In the meantime, the documentary should be applauded for never losing its focus on the issue of exotic animals themselves. If the story of Joe Exotic’s fall from grace and eventual imprisonment are the plot of the drama, then the story involves asking why anyone would even operate a private animal collection of the scale of Exotic’s GW Zoo. In this regard, the series becomes a rumination on the idea of power. Many characters observe that there’s a certain sense of power that comes from working with these animals, the big cats in particular. It’s not surprising that many of Joe Exotic’s workers are drug addicts, recovering or otherwise. They often simply replace (or supplement) their chemical addiction with an addiction to the thrill of being around these dangerous animals. This is most horrifically embodied in the character of “Doc” Antle, a highly successful big cat exhibitor and breeder based out of Myrtle Beach. If Carole Baskin is the complete opposite of Joe Exotic, then Antle represents a perverse apotheosis of his practices and outlook. Exotic’s zoo and the world around him is portrayed as grimy and dirty. In contrast, Antle’s Myrtle Beach facility is clean and caters to a high caliber of patron. Doc Antle even has a history of providing animals to Hollywood productions like Ace Venture, and Mighty Joe Young. All of this belays the fact that Doc Antle is effectively a cult leader complete with practicing polygamy and seemingly brainwashing his female subordinates. While Joe is handled with a sort of quixotic curiosity, Antle is portrayed in the worst possible light.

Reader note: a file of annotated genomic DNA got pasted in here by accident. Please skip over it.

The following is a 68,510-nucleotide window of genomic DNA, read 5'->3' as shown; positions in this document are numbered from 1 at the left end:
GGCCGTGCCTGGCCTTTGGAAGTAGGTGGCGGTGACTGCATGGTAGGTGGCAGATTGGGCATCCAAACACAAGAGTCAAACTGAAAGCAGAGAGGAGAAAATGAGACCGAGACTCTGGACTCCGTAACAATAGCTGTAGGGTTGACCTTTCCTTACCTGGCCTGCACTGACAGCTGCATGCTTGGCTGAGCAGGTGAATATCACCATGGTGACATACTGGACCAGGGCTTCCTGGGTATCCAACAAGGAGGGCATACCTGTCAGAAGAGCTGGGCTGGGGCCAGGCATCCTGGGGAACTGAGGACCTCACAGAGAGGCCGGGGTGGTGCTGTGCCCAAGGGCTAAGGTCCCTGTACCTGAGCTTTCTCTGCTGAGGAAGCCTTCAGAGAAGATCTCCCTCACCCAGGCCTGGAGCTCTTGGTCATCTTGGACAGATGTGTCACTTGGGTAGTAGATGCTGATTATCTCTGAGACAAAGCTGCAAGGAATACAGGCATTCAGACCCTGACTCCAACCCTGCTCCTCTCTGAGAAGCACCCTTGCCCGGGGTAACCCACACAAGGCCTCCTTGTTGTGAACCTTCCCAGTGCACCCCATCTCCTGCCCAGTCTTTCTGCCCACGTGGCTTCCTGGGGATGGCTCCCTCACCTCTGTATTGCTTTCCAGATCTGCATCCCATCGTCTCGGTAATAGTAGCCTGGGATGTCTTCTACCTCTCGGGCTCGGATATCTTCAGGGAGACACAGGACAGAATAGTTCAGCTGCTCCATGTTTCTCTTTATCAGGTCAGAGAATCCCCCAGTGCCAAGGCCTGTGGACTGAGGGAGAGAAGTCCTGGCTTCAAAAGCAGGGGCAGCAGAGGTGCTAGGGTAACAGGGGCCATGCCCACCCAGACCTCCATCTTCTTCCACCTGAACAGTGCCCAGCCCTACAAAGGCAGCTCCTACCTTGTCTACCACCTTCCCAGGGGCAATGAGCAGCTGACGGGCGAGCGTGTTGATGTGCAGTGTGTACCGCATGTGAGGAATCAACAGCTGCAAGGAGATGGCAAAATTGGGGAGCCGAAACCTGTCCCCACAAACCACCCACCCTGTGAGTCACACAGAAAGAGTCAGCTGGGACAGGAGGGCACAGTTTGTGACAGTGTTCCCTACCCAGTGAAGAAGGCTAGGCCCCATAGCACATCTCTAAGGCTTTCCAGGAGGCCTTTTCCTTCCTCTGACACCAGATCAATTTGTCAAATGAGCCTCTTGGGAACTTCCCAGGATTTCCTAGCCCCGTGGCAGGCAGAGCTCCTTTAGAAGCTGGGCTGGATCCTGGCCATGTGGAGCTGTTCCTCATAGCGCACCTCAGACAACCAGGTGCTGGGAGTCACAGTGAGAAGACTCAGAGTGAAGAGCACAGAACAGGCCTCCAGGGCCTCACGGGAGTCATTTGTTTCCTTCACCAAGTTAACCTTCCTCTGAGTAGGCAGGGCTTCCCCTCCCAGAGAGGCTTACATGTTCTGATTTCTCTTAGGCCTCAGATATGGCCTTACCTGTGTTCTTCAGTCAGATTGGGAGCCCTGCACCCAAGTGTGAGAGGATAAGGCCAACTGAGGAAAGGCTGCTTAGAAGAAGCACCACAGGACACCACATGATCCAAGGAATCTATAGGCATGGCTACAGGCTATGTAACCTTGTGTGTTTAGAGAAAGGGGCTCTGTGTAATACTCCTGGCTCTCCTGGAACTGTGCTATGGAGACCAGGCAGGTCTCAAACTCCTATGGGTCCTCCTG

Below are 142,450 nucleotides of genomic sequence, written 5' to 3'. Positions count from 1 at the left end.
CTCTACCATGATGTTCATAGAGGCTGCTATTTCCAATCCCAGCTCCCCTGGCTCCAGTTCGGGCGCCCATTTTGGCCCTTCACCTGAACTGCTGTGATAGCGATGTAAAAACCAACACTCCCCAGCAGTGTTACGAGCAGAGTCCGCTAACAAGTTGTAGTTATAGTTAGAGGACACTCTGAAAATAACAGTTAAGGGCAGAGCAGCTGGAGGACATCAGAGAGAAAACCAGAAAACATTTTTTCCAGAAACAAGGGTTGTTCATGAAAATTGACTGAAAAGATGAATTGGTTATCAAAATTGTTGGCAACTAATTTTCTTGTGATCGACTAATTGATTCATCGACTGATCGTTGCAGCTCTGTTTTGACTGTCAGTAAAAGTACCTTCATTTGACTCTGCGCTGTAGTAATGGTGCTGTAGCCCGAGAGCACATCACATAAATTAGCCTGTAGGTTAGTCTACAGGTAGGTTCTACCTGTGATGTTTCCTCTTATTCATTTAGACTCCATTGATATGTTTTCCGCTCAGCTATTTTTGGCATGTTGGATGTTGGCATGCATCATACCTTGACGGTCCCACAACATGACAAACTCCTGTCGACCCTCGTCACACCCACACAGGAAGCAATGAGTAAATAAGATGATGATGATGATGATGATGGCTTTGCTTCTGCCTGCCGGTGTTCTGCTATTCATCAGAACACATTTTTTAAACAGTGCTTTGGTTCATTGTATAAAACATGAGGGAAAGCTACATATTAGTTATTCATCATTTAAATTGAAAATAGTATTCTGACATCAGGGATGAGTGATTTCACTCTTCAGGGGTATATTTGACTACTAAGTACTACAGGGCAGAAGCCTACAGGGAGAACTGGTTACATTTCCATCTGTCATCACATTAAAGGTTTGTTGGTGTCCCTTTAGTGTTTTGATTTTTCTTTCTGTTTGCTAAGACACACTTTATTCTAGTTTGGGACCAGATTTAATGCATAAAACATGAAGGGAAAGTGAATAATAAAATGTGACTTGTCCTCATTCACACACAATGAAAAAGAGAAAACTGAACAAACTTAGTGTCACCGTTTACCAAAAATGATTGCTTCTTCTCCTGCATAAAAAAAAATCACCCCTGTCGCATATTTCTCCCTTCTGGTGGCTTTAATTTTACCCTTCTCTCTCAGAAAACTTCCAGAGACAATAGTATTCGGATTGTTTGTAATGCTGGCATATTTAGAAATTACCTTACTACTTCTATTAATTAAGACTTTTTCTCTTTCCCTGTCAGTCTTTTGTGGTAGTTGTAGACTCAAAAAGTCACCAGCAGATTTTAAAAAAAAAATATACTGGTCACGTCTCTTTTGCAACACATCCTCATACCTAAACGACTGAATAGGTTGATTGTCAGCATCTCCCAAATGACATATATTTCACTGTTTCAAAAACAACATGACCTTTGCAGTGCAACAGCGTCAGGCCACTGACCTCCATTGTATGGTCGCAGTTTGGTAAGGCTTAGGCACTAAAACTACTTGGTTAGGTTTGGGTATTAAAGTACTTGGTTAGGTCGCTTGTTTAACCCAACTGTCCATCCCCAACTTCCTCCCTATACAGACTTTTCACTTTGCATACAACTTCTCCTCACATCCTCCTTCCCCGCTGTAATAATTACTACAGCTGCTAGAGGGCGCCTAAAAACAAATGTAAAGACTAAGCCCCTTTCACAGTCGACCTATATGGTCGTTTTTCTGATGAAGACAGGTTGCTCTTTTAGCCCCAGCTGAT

Captivating is the best word I can use to describe Tiger King, both in terms of what it is and what it’s about. The filmmakers immerse you in this strange world, and the sublime pacing moves you through this hare-brained schemes and conspiracies that emerge from it. All the while, you might find yourself beginning to like some of these bizarre characters. Tiger King is like a 5 hour Ripley’s Believe it or Not exhibit, with a side order of murder-for-hire. But by the end of the series, a question has emerged: does our being captivated by these personalities distort our view of them? It’s not a spoiler to say that Joe Exotic is eventually convicted on several charges, including the aforementioned murder-for-hire. But he’s also the only person to take the fall for these crimes despite the fact that he was far from alone in organizing the criminal conspiracy. Now, don’t misunderstand, Joe is a weird dude who is and was dealing with some serious mental issues and hangups. He’s absolutely guilty of the crimes he was charged with. However, Joe Exotic is also by far the most outlandish personality in the drama, for so many reasons. He wear a bleached blonde mullet, he’s has weird tattoos, he’s flamboyantly gay, and he unabashedly speaks his mind, regardless of how wise that would be in any given situation. This all makes him a lightning rod for controversy and coverage but it distracts from the equally reprehensible characters in his wider circle. People like the aforementioned Doc Antle, or Jeff Lowe, an angel investor who saved Joe’s zoo while literally using tiger cubs to get himself laid in Vegas. By the end of the series, you feel sympathetic to Joe, if only because you share in the indignation he clearly feels about how the whole thing ended up.